Forum for Science, Industry and Business

Sponsored by:     3M 
Search our Site:

 

Public not so sure 'personalised medicine' will be good for their health

25.10.2007
Ordinary people worry about the extra, and often burdensome, responsibilities which could come with scientists’ promises of ‘personalised medicine’, according to evidence to be presented at a major two-day showcase of groundbreaking social science research into the whole field of genomics, funded by the Economic and Social Research Council (ESRC).

The event - ‘Genomics and Society: Today’s Answers, Tomorrow’s Questions’ – is taking place in London on Thursday 25 and Friday 26 October 2007. This landmark gathering brings together policymakers, researchers and natural scientists with what is becoming the world’s largest concentration of social scientific research in this field - the ESRC Genomics Network (EGN) (See Notes for Editors).

Topics as diverse as plant and animal genetics, embryonic stem cell research, genetic databases, and the potential for huge advances in medicine, physical health and psychiatry are on the agenda. Regulation and ethics are also key focuses of attention, including research highlighting challenges faced by policymakers seeking to balance animal welfare against scientific productivity. And a study of four of the top ten Indian pharmaceutical firms reveals that many of the scientists who left for technologically more advanced regions of the world are now returning, bringing with them new skills and expertise from the west.

Peoples’ views on the use of genetic testing to prescribe and develop drugs, which has been seen as a technology that will accentuate the move towards ‘individualisation’ of healthcare, were the focus of work led by Professor Brian Wynne, associate director of Cesagen - one of three research centres in the Network, and based at the universities of Lancaster and Cardiff.

Professor Wynne and Elisa Pieri used focus groups to get the opinions of ‘hard-to-reach’ sections of the public, such as senior citizens, young people and parents of young children, as well as members of some ethnic communities in the north-west of England. They found strong concerns about the increased, and often burdensome, levels of responsibility for people that would come from the being able to discover that they were susceptible to, or had early signs of, particular diseases, and about the necessary genetic testing it entails.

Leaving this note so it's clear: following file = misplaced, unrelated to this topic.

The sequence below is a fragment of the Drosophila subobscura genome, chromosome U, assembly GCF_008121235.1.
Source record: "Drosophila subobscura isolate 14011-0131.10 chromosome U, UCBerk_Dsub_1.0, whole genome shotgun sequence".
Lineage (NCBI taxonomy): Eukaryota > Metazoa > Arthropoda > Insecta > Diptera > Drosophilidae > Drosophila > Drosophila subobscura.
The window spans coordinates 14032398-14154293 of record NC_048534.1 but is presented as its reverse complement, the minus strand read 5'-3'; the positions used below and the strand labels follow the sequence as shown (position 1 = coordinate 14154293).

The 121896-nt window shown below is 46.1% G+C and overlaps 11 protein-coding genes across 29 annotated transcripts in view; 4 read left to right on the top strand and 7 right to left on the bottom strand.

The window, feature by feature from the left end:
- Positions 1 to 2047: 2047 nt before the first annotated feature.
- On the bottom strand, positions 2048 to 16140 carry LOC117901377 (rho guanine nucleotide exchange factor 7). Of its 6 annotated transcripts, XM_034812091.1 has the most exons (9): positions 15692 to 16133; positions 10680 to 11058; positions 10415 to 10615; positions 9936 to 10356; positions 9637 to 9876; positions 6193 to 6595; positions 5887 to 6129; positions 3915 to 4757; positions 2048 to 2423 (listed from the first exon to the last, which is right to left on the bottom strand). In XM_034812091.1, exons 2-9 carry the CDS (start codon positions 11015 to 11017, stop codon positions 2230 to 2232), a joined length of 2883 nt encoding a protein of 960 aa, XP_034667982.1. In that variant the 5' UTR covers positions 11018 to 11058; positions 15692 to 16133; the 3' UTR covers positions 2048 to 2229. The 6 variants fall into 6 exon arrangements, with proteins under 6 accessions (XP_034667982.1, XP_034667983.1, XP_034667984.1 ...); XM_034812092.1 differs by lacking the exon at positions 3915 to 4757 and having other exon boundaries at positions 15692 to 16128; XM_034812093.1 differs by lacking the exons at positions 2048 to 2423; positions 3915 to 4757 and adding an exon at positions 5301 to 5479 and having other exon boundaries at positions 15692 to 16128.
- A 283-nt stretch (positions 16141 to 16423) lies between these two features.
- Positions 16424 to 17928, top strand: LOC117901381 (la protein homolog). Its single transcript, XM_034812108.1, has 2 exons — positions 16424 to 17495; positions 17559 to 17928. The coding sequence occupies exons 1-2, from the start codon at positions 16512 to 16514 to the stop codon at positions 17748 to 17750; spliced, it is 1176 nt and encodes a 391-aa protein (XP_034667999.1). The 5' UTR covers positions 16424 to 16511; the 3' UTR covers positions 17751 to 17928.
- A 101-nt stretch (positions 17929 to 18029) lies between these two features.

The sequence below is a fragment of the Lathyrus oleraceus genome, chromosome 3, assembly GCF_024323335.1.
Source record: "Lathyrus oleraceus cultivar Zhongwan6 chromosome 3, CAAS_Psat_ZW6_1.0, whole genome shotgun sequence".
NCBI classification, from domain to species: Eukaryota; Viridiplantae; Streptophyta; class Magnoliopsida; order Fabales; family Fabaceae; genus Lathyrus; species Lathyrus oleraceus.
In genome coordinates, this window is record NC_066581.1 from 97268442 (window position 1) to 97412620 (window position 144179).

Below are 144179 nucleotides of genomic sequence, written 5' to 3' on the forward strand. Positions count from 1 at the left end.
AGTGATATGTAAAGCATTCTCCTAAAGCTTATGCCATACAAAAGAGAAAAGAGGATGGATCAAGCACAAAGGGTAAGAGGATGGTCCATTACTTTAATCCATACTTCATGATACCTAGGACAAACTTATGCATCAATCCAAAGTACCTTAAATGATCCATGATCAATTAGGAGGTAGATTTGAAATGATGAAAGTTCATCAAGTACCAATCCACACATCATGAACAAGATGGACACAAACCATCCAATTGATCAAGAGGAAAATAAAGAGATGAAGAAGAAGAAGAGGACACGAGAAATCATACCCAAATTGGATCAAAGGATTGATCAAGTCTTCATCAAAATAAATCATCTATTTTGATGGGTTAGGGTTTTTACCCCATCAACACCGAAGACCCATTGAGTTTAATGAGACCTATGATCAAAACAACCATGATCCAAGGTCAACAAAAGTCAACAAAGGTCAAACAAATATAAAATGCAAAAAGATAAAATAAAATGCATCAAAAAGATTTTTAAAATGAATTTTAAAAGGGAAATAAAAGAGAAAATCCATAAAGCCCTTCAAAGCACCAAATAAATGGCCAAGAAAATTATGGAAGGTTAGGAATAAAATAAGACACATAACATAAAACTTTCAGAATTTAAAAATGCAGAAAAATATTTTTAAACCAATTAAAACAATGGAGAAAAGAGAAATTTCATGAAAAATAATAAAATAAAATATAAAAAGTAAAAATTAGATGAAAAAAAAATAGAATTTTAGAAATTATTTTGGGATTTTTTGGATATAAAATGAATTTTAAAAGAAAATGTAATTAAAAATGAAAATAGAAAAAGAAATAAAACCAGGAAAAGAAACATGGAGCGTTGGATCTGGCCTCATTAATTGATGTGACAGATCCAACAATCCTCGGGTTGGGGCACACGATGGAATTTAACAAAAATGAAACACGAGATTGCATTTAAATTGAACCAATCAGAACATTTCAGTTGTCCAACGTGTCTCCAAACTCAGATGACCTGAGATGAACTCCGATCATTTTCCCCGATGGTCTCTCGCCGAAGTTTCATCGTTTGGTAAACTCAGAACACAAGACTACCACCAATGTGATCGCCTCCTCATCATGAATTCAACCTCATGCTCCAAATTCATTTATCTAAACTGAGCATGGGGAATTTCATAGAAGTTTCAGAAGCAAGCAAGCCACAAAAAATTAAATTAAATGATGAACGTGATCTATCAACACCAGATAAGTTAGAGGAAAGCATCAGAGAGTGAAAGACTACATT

Professor Wynne said: “Contrary to much of what is written and said about personalised medicine, members of the public highlighted how such promised options would impact and place strains on their families and relatives, as well as potentially lead to stigmatisation.

“They were worried that it would limit their access to key services, such as insurance, mortgages, some medical coverage, and potentially even impact on their employment opportunities.”

People also felt that individuals’ social and financial status would play a role in whether certain changes in lifestyles and treatments, suggested as a result of testing, could really be achieved. As Professor Wynne underlined: “It is the credibility of the promises which drive such prospective innovations, and the real social conditions of their enactment, that are questions which government, industry and science need to take seriously as public policy issues.”

Professor Steve Yearley, director of the Network’s Genomics Policy and Research Forum said: “This landmark event, marking the Network’s transition to a new five-year phase of funding, gives the opportunity for a cross-fertilisation of ideas and healthy debate on the past, present and future roles of genomics in society.”

Danielle Moore | alfa
Further information: